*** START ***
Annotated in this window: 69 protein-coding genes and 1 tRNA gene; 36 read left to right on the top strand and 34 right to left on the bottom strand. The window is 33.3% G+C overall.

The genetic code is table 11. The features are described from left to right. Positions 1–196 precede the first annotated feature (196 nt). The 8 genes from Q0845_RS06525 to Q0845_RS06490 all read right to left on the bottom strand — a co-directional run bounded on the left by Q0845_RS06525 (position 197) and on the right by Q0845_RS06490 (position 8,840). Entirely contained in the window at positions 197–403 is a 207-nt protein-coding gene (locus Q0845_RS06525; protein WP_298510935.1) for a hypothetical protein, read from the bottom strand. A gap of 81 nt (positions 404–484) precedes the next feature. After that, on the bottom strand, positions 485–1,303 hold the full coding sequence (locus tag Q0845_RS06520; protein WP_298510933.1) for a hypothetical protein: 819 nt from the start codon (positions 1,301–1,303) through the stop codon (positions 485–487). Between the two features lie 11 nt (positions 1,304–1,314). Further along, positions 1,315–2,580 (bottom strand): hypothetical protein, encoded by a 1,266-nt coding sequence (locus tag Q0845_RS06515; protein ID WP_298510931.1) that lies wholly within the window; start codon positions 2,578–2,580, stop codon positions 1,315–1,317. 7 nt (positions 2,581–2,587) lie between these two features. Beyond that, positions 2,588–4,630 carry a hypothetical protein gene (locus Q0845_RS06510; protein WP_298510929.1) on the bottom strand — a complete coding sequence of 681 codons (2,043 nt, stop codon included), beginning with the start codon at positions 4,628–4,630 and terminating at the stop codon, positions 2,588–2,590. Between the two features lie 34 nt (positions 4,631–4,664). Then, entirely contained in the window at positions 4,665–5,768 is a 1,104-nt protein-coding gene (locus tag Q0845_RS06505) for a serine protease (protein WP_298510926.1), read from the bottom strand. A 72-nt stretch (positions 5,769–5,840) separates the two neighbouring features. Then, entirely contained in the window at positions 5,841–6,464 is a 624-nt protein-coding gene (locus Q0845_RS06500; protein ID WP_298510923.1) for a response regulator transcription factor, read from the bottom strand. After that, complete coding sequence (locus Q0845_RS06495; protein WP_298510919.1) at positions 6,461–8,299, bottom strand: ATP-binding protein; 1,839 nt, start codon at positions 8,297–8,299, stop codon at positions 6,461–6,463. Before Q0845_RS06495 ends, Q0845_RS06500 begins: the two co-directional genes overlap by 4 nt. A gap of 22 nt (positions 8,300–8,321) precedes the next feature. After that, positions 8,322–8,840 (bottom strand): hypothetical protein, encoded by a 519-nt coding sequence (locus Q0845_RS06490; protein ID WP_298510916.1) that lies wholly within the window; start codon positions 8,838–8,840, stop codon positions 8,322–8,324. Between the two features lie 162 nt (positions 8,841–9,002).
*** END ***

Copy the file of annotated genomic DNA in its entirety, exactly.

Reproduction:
Annotated in this window: 69 protein-coding genes and 1 tRNA gene; 36 read left to right on the top strand and 34 right to left on the bottom strand. The window is 33.3% G+C overall.

The genetic code is table 11. The features are described from left to right. Positions 1–196 precede the first annotated feature (196 nt). The 8 genes from Q0845_RS06525 to Q0845_RS06490 all read right to left on the bottom strand — a co-directional run bounded on the left by Q0845_RS06525 (position 197) and on the right by Q0845_RS06490 (position 8,840). Entirely contained in the window at positions 197–403 is a 207-nt protein-coding gene (locus Q0845_RS06525; protein WP_298510935.1) for a hypothetical protein, read from the bottom strand. A gap of 81 nt (positions 404–484) precedes the next feature. After that, on the bottom strand, positions 485–1,303 hold the full coding sequence (locus tag Q0845_RS06520; protein WP_298510933.1) for a hypothetical protein: 819 nt from the start codon (positions 1,301–1,303) through the stop codon (positions 485–487). Between the two features lie 11 nt (positions 1,304–1,314). Further along, positions 1,315–2,580 (bottom strand): hypothetical protein, encoded by a 1,266-nt coding sequence (locus tag Q0845_RS06515; protein ID WP_298510931.1) that lies wholly within the window; start codon positions 2,578–2,580, stop codon positions 1,315–1,317. 7 nt (positions 2,581–2,587) lie between these two features. Beyond that, positions 2,588–4,630 carry a hypothetical protein gene (locus Q0845_RS06510; protein WP_298510929.1) on the bottom strand — a complete coding sequence of 681 codons (2,043 nt, stop codon included), beginning with the start codon at positions 4,628–4,630 and terminating at the stop codon, positions 2,588–2,590. Between the two features lie 34 nt (positions 4,631–4,664). Then, entirely contained in the window at positions 4,665–5,768 is a 1,104-nt protein-coding gene (locus tag Q0845_RS06505) for a serine protease (protein WP_298510926.1), read from the bottom strand. A 72-nt stretch (positions 5,769–5,840) separates the two neighbouring features. Then, entirely contained in the window at positions 5,841–6,464 is a 624-nt protein-coding gene (locus Q0845_RS06500; protein ID WP_298510923.1) for a response regulator transcription factor, read from the bottom strand. After that, complete coding sequence (locus Q0845_RS06495; protein WP_298510919.1) at positions 6,461–8,299, bottom strand: ATP-binding protein; 1,839 nt, start codon at positions 8,297–8,299, stop codon at positions 6,461–6,463. Before Q0845_RS06495 ends, Q0845_RS06500 begins: the two co-directional genes overlap by 4 nt. A gap of 22 nt (positions 8,300–8,321) precedes the next feature. After that, positions 8,322–8,840 (bottom strand): hypothetical protein, encoded by a 519-nt coding sequence (locus Q0845_RS06490; protein ID WP_298510916.1) that lies wholly within the window; start codon positions 8,838–8,840, stop codon positions 8,322–8,324. Between the two features lie 162 nt (positions 8,841–9,002).